At first I was completely opposed to Groupon… after all the economics don’t make sense for the merchant and, if done wrong, the impact on cash flow can be devastating.
I have heard of two stories (interestingly both were related to dental care) that used Groupon successfully. One created an “at-home” whitening kit which they sold via Groupon. If people wanted extra kits they were at regular prices. They could also sell this nationally, instead of locally, yet if the buyer was local, they could also come into the office for professional treatment. I like this example because the main cost was in creating and distributing the kits, so it was highly scalable. The other was for a dentist that offered teeth whitening in the office and then upsold during the visit. They would upsell to another appointment or a product. This dentist knew that a small percent would repeat but it made sense to her to use Groupon to increase her patient count. Teeth whitening is, apparently, a high margin product, so I can see how this would work.
I’m still not a huge fan but I can see how it could work for many business types if … and only if… the plan is well thought out, understanding that some regular customers will buy the Groupon and many Groupon customers have no intention of returning when they buy. In this instance, using Groupon can be a very expensive branding exercise, particularly if there isn’t a plan in place to give them an offer to return. So, if I were running a Groupon, I would want to know which customers are coming to my business with a Groupon in hand as they entered my business. Then I’d train my staff to make them feel welcome and to ask if they have spent money with us before (in different words of course!). I would track how many are new customers versus existing customers. In both cases, I would train the staff to explain the competitive advantages of shopping with us (how many businesses ever do that!?!) and to show them around.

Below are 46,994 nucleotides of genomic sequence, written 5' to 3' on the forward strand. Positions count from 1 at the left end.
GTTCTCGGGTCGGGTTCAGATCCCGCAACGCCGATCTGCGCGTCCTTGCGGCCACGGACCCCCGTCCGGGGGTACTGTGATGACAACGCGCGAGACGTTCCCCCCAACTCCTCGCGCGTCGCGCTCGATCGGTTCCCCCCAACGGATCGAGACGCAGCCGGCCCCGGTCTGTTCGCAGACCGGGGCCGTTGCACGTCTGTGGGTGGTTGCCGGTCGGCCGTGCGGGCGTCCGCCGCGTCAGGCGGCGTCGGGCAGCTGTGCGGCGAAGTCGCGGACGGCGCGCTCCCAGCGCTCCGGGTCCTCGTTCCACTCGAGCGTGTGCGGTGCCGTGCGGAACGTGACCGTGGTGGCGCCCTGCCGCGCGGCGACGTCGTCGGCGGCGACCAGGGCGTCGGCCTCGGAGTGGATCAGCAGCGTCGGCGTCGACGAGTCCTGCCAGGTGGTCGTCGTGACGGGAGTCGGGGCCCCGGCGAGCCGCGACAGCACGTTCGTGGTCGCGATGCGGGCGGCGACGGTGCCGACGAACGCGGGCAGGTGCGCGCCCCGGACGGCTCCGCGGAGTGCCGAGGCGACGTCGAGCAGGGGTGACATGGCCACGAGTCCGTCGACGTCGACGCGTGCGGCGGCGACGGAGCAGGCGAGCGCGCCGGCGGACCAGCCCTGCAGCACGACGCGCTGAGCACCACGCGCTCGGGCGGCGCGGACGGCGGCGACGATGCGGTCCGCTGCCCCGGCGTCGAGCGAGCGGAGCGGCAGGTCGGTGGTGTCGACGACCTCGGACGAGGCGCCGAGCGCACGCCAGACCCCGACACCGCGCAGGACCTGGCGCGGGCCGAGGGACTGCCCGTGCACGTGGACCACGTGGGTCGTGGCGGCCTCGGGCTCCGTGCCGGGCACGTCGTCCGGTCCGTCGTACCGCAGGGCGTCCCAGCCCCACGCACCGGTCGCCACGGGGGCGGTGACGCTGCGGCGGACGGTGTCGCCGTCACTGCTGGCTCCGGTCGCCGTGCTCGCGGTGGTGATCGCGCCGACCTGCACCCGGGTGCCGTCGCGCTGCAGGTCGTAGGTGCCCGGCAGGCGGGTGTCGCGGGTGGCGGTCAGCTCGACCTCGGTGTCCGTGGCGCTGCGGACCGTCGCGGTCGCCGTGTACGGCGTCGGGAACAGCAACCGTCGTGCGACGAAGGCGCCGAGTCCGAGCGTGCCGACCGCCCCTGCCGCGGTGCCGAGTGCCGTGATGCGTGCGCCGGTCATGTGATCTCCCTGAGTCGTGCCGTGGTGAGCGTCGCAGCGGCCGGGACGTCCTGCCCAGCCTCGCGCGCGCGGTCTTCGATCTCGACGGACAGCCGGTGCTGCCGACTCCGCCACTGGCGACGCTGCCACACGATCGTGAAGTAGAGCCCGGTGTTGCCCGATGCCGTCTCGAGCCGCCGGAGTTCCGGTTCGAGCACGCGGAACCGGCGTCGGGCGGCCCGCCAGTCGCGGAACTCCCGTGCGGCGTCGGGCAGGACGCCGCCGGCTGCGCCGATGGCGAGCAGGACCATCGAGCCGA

At the point of sale, I’d have an offer for them to join our “Club” whatever it is called. Capture an email or a cell phone while giving them a reason to come back. This personalized service will blow the bargain shopper away. Furthermore, those that liked the experience enough to consider returning will be more likely to give their email / mobile # for more value-added services, special promotions etc. The value is always in your list and as long as you are building a list and wowing the customer, Groupon may work for you.
So how could you deal with a customer that was not a Groupon customer? Make an offer to them too… here’s a scratch and win card, or a free appetizer card or a free alteration etc. to redeem today. Then, also invite them to join our “Club” at the point of sale.
That said… the financial metrics are critical. I created a daily deal calculator, which was intended for personal use. However, if you’d like a copy of it, please insert your name and email. Once you have done that, and confirmed your subscription, you’ll get the calculator and an explanation of how it works.
So, my long answer to the question and the bottom line is that it really depends. It depends on the deal itself (the calculator helps to decide which one is better) and how many people you can convert to repeat customers… and to me, that is the most critical component.
Have you used Groupon for your business? Let us know how it worked by commenting below.